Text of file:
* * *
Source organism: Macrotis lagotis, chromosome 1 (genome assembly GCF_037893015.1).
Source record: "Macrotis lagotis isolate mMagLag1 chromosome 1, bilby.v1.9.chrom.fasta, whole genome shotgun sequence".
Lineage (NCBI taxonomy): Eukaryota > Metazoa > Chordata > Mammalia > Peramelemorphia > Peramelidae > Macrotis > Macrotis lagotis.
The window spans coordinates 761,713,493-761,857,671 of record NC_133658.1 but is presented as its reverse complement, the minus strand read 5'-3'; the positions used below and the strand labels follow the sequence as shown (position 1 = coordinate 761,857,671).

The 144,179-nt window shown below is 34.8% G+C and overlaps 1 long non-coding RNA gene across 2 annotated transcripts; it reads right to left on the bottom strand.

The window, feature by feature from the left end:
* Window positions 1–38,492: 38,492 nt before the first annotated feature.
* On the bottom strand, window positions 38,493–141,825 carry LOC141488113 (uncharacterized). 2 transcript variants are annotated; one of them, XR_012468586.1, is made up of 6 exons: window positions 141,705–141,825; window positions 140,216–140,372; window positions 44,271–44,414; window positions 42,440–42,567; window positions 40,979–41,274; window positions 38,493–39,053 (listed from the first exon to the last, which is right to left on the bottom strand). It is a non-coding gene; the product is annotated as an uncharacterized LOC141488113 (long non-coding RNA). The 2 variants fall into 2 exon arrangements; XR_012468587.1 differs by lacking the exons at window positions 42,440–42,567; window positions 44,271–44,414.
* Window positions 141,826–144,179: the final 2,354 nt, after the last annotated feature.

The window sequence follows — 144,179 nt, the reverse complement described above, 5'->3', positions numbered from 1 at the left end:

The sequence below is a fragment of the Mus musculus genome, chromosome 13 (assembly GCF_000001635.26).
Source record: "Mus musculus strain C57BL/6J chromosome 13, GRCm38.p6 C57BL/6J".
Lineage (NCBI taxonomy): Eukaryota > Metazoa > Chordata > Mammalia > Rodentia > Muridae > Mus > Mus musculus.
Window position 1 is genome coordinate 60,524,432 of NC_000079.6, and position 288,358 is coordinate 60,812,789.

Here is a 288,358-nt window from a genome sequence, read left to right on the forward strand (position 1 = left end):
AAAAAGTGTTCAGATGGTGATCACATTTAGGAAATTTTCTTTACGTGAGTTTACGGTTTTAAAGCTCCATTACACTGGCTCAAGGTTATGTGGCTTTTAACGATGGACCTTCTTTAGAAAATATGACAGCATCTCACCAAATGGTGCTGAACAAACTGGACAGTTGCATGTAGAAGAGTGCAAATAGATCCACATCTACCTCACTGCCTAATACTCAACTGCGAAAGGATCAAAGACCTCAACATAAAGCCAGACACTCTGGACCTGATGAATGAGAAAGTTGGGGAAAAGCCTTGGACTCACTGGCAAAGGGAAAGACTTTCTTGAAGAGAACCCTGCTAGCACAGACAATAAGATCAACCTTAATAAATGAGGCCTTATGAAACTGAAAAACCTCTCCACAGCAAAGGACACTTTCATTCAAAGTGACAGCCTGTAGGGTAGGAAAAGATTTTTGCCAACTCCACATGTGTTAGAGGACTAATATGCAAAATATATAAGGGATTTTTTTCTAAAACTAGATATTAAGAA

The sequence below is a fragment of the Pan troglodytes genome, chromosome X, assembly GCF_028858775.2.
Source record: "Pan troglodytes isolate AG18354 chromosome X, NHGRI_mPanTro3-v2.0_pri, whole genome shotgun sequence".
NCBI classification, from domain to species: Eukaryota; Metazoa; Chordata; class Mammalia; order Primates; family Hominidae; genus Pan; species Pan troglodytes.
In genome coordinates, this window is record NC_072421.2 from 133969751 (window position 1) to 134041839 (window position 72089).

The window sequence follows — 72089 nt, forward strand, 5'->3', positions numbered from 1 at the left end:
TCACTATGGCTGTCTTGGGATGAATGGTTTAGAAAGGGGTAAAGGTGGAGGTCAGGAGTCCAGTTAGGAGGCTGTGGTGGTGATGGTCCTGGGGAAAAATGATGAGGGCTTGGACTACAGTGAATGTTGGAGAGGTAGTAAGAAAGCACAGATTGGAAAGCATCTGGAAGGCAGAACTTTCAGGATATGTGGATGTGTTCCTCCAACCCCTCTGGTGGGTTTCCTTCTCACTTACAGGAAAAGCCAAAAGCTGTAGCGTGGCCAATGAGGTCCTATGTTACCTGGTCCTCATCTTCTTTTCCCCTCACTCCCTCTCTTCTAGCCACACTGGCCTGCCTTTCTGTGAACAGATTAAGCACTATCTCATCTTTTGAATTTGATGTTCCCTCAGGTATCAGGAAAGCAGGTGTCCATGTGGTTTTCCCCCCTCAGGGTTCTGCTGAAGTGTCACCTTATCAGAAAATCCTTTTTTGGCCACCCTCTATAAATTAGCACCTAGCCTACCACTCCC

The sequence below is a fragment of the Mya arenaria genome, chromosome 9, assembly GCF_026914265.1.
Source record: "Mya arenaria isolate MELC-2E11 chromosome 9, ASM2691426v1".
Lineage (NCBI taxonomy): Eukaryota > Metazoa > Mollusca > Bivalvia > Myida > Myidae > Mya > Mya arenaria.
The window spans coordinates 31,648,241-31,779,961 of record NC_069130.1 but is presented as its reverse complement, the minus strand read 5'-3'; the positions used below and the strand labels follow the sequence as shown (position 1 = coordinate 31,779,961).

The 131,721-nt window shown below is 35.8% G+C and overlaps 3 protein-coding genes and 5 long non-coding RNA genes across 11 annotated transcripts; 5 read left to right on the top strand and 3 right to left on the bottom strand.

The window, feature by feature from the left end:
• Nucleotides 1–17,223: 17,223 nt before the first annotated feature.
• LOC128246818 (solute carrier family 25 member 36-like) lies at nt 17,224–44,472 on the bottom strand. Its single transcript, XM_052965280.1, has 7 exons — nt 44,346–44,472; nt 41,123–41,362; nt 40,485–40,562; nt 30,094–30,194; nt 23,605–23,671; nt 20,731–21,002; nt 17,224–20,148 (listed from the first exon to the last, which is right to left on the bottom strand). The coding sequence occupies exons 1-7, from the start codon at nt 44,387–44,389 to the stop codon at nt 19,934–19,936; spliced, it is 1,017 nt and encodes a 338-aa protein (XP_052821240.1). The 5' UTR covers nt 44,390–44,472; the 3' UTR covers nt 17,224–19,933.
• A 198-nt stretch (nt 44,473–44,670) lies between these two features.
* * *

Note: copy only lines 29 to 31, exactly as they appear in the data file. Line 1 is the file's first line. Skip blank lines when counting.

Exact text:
• Nucleotides 1–17,223: 17,223 nt before the first annotated feature.
• LOC128246818 (solute carrier family 25 member 36-like) lies at nt 17,224–44,472 on the bottom strand. Its single transcript, XM_052965280.1, has 7 exons — nt 44,346–44,472; nt 41,123–41,362; nt 40,485–40,562; nt 30,094–30,194; nt 23,605–23,671; nt 20,731–21,002; nt 17,224–20,148 (listed from the first exon to the last, which is right to left on the bottom strand). The coding sequence occupies exons 1-7, from the start codon at nt 44,387–44,389 to the stop codon at nt 19,934–19,936; spliced, it is 1,017 nt and encodes a 338-aa protein (XP_052821240.1). The 5' UTR covers nt 44,390–44,472; the 3' UTR covers nt 17,224–19,933.
• A 198-nt stretch (nt 44,473–44,670) lies between these two features.